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'Parrot Confidential' Explores Difficulties Of Raising Parrots

From the wilds of Costa Rica to the suburbs of our own country, Nature explores the difficulties of raising parrots, why some breeders and owners become rescuers, and conservation efforts in the wild when Parrot Confidential airs Wednesday at 8pm. Talk to enough owners of parrots about their experiences raising an African gray or yellow-naped Amazon and, while their stories may differ, there seems to be a consensus that not everyone is cut out for the task. Unlike dogs and cats, parrots have...
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Fate of State Senate's Backyard Gun Range Bill Unknown

Note: Audio to come.The legislature is considering tightening the rules on backyard gun ranges. This comes in the wake of several incidents across the state where residents were concerned about their neighbors opening fire in their backyards.
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Weather

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An environmental conservation organization and two scientists are suing the U.S. Army Corps of Engineers and other government bodies alleging the Corps’ water practices in the Everglades are threatening an endangered bird species.

The first genetically modified crop wasn't made by a megacorporation. Or a college scientist trying to design a more durable tomato. Nope. Nature did it — at least 8,000 years ago.

Well, actually bacteria in the soil were the engineers. And the microbe's handiwork is present in sweet potatoes all around the world today.

The fighting in Yemen has expanded from the major cities and ports to a border region with Saudi Arabia. Shelling by Shiite Houthi rebels in the area of Najran in northwestern Yemen has forced Saudi Arabia to suspend school and halt flights into the local airports, according to news reports.

This latest flashpoint comes nearly six weeks into a Saudi-led air campaign to stop the Houthis and their allies, security forces loyal to ousted President Ali Abdullah Saleh, from taking control of Yemen.

Attorney General Loretta Lynch is in Baltimore today where she is meeting with the family of Freddie Gray, the black man whose death led to riots in the city and charges against six police officers.

The Justice Department and the FBI are investigating the events that led to Gray's death for possible civil rights violations. As we have previously reported, Gray, 25, was arrested April 12 and suffered a serious spine injury while in police custody. He died April 19.

Infections with the bacteria Clostridium difficile are a big problem, killing 29,000 people a year. Many of those people got infected while in the hospital. And antibiotics often don't work.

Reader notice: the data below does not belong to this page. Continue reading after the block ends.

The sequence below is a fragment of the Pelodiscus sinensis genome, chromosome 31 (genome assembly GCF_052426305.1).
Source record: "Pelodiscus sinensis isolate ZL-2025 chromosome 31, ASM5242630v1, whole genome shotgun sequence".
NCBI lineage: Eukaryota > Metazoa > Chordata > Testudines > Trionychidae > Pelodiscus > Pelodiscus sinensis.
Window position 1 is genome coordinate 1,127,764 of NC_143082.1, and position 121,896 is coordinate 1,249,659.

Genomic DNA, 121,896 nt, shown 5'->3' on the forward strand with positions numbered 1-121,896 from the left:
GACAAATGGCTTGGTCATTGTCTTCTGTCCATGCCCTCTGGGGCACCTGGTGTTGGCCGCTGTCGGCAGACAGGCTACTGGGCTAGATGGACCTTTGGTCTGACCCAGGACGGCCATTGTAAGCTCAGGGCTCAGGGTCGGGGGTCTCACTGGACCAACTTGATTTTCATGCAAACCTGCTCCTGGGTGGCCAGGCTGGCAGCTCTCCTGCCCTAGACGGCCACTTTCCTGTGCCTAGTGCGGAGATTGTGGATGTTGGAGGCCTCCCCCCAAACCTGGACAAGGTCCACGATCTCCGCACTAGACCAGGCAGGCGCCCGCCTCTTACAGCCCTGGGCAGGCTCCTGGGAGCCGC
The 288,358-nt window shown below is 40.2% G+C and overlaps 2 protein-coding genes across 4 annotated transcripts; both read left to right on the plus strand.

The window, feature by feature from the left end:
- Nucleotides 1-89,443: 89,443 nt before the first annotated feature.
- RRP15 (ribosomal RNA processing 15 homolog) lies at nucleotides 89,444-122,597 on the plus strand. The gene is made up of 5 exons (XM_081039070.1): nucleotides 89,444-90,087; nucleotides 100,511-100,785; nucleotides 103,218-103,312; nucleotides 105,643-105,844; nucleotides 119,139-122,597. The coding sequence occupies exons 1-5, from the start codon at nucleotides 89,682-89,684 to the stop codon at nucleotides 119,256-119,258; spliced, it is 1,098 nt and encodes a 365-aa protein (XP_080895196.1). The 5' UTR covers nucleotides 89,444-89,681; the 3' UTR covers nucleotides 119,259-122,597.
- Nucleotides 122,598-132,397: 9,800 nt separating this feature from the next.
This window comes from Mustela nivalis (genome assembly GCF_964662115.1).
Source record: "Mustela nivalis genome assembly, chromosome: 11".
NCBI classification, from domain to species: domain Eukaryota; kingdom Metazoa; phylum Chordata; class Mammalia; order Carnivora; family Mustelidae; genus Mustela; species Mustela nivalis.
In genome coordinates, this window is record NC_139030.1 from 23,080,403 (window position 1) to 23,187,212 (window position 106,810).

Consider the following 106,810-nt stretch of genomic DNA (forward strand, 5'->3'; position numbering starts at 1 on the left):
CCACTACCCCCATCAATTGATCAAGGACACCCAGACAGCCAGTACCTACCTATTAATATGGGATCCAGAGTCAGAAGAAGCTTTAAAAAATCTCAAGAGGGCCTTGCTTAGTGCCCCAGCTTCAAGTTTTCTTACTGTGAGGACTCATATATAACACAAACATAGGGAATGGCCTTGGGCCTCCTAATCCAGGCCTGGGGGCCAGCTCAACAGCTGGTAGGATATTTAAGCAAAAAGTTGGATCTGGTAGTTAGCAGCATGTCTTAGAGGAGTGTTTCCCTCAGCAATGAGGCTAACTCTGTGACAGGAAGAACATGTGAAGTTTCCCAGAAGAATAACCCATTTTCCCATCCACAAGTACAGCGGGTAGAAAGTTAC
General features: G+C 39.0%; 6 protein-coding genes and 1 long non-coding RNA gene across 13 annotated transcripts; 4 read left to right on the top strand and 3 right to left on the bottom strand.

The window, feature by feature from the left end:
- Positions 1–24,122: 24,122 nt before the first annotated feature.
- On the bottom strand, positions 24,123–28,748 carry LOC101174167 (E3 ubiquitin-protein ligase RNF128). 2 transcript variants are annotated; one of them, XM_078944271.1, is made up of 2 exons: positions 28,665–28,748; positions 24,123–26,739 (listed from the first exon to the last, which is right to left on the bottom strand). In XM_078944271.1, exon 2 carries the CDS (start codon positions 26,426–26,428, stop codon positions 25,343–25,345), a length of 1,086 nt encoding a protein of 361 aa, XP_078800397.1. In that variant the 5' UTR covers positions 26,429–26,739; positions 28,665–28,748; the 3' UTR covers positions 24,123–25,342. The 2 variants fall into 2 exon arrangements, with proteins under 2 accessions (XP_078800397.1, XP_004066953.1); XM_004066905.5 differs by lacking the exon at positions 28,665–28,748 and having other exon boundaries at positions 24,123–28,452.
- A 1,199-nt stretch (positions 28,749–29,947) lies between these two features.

So how about this: Take spores from a harmless version of C. difficile and use them to fight off the bad bugs?

That's just what researchers at the VA hospital in Hines, Ill., did.

Former Arkansas Gov. Mike Huckabee announced Tuesday that he is seeking the Republican presidential nomination.

"It seems perfectly fitting that it would be here that I announce that I am a candidate for president of the United States of America," he told a crowd of supporters in his hometown of Hope, Ark., which is also Bill Clinton's hometown.

Huckabee, who previously ran for the presidency in 2008, hosted a television program on Fox News until January, when he ended the eponymous show to consider his political future.

Whooping Cough Vaccine's Protection Fades Quickly

3 hours ago

Lately, Californians have been focused on a measles outbreak that got its start at Disneyland. But in the last five years, state health officials have declared epidemics of whooping cough twice — in 2010 and in 2014, when 11,000 people were sickened and three infants died.

In New York City, supporters of public libraries say that respect for — and repair of — the libraries is long, well, overdue.

A new campaign, Invest in Libraries, puts forth that in the past 10 years, the city government has reduced funding for public libraries by nearly 20 percent and 1,000 workers or so have been trimmed from the payroll. The campaign calls on the city to increase its support in various ways, such as restoring $65 million in operating funds.

When you talk to the people of west Baltimore, you'll hear a lot about how bleak the future looks for the children from that part of the city. The protests were certainly driven by the issue of policing, but they were also informed by the tough economic conditions of west Baltimore.

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